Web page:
Habitica (Part 1 of 2): The Captain Sets Sail

Review by Chris

Habitica1If only work flowed like a 1980’s action montage. I wouldn’t even be picky about the song choice (although, Bonnie Tyler’s “I Need a Hero” is fierce). The sad truth is that, as far as actual work habits are concerned, the flow of effort is less “eye of the tiger” and more “eye of the comatose sloth”.

In an effort to nurture my better habits, I re-downloaded HabitRPG and promptly received a message notifying me of the creation of an improved iteration of this idea called “Habitica”.

For the uninitiated, Habitica is a fusion of a goal tracker and classic RPG mechanics. In fact, it may stake the sincerest claim to having RPG elements of all in the variable sea of apps that are about as closely related to the role playing experience as modern cable news is related to insightful broadcasting.

After registering an account with Habitica (either in-app or at habitica.com), you can customize your avatar using a fairly limited array of styles and accessories (more are made available as you progress). You are then free to add habits to your list, as well as daily tasks that punish you for missing them. These habits can either be positive (e.g. workout) or negative (e.g. eating junk food) with the reward of experience or a penalty of health, depending on which type of habit is observed. These habits have adjustable difficulty levels which scale up/down their rewards or punishments.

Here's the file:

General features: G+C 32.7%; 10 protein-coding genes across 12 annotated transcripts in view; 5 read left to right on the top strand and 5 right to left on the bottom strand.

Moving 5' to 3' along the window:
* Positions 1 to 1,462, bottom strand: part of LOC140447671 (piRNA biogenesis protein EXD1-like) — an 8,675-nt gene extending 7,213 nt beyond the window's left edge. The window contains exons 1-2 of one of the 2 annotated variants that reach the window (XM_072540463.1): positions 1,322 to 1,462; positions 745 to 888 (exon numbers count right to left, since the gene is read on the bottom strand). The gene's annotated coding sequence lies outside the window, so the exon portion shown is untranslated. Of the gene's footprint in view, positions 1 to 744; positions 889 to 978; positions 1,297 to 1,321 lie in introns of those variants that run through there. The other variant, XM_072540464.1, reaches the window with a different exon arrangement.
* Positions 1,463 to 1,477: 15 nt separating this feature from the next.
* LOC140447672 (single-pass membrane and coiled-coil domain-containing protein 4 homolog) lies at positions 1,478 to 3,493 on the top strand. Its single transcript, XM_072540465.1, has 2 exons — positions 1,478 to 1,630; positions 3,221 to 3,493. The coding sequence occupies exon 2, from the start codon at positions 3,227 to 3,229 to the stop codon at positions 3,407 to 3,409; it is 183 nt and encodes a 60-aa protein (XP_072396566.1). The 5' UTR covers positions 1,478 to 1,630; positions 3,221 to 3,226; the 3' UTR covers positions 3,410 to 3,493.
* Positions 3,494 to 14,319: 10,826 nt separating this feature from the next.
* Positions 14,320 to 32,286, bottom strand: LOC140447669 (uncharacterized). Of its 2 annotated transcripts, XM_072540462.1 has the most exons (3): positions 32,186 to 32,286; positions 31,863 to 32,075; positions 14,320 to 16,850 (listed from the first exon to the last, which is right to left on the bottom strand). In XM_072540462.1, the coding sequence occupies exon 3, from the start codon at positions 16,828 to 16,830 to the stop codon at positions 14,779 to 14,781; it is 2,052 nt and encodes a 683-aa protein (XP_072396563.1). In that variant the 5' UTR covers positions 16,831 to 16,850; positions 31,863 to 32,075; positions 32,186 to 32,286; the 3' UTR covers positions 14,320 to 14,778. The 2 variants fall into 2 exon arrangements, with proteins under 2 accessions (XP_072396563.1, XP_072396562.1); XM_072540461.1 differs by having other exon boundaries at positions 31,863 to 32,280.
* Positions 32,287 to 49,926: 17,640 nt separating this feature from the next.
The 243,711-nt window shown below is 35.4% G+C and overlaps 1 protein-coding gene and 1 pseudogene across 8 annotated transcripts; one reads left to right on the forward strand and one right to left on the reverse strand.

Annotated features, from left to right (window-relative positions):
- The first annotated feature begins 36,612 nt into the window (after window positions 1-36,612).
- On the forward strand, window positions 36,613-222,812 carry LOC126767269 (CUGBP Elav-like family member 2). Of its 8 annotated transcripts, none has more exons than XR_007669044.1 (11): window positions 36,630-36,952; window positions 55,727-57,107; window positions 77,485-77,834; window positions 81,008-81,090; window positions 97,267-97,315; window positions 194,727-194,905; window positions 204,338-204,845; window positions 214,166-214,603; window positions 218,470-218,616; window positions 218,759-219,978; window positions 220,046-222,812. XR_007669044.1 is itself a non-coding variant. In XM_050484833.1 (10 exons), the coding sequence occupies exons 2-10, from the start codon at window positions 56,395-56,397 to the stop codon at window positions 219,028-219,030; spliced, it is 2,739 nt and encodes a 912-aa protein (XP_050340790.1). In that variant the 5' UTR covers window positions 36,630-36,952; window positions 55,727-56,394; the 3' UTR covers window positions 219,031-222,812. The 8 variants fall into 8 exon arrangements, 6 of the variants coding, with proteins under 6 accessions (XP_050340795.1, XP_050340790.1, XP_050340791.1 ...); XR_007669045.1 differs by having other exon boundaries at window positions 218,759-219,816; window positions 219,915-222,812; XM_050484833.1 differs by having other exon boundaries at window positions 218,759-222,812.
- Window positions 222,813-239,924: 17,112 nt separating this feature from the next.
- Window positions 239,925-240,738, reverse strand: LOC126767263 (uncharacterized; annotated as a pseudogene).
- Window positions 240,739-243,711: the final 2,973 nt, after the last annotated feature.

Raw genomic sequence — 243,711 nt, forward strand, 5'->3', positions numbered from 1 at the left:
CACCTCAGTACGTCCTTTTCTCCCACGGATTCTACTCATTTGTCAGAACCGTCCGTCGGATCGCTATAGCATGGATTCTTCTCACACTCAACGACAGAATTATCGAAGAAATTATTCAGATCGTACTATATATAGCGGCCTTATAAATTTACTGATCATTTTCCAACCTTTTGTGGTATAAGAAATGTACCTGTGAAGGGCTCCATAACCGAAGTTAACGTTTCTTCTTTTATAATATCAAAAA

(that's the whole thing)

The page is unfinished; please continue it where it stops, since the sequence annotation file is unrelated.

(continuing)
There are bosses to challenge you, inns where you can rest and post public messages, and guilds to join. There are also collaboration mechanics that turn Habitica into a social experience. By forming a party, your allies can provide the group-based motivation you need to keep up with your habits (wouldn’t want to be the weak link on the quest). Guilds provide you with the means to connect with people who share your interests and experiences.

Humble beginnings

The Habitica website offers a much larger interface with more collaboration options, so you will find the majority of your collaborating and character-building may be done via the browser as opposed to in app.

Naturally, the best Habitica can do is facilitate your self-improvement. Gamifying your life serves as a fun motivator (with less of buyer’s remorse of expensive activity trackers), but you have to decide for yourself if you are truly up for the grind of goal-orientation.

They say it takes 30 days to build a habit. Okay, that’s more a catchy saying than an actual rule of life. But screw it! I have thirty days, a backlog of reading to get through, a bass gathering dust on its stand and a body that I’m starting to let slide into disrepair; I’m going to set goal to address these horrendous defects and report back to you in thirty days with news from the wonderful world of Habitica.

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